16. O. Kann, R. Kovacs, M. Njunting, C. J. Behrens, J. Otahal, T. N. Lehmann, S. Gabriel, and U. Heinemann, "Metabolic dysfunction during neuronal activation in the ex vivo hippocampus from chronic epileptic rats and humans," Brain 128, 2396-2407 (2005). [CrossRef] [PubMed]
  17. D. A. McCormick and A. Williamson, "Convergence and divergence of neurotransmitter action in human cerebral cortex," Proc. Natl. Acad. Sci., U.S.A. 86, 8098-8102 (1989). [CrossRef] [PubMed]
  18. W. R. Chen, S. Lee, K. Kato, D. D. Spencer, G. M. Shepherd, and A. Williamson, "Long-term modifications of synaptic efficacy in the human inferior and middle temporal cortex," Proc. Natl. Acad. Sci. U.S.A. 93, 8011-8015 (1996). [CrossRef] [PubMed]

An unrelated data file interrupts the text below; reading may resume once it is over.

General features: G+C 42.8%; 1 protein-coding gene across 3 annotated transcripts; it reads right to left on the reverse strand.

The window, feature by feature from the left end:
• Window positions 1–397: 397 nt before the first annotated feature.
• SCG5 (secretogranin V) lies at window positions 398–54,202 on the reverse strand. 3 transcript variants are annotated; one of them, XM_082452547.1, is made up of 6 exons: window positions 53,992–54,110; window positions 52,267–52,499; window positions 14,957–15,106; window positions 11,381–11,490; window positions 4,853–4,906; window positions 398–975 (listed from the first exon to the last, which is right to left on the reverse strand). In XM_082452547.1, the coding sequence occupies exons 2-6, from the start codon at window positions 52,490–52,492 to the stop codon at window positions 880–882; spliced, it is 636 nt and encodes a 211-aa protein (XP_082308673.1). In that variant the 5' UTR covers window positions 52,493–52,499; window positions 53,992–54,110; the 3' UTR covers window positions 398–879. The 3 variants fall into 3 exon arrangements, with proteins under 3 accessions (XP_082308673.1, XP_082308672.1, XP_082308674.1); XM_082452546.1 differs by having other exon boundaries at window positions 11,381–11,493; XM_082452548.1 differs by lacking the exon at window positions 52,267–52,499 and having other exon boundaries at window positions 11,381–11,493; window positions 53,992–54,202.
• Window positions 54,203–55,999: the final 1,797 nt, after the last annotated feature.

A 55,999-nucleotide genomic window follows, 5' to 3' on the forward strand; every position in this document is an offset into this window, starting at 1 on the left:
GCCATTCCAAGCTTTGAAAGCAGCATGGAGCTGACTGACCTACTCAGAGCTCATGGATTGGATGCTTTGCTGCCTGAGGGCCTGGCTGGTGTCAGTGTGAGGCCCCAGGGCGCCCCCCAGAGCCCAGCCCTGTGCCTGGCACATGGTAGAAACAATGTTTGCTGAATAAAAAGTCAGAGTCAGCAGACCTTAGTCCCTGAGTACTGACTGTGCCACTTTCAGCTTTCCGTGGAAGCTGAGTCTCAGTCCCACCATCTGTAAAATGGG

19. J. DeFelipe, "Cortical microanatomy and human brain disorders: epilepsy," Cortex 40, 232-233 (2004). [CrossRef] [PubMed]
  20. L. D. Errante, A. Williamson, D. D. Spencer, and O. A. Petroff, "Gabapentin and vigabatrin increase GABA in the human neocortical slice," Epilepsy Res. 49, 203-210 (2002). [CrossRef] [PubMed]
  21. B. N. Smith and F. E. Dudek, "Network interactions mediated by new excitatory connections between CA1 pyramidal cells in rats with kainate-induced epilepsy," J. Neurophysiol. 87,1655-1658 (2002). [PubMed]
  22. M. Tsacopoulos and P. J. Magistretti, "Metabolic coupling between glia and neurons," J. Neurosci. 16, 877-885 (1996). [PubMed]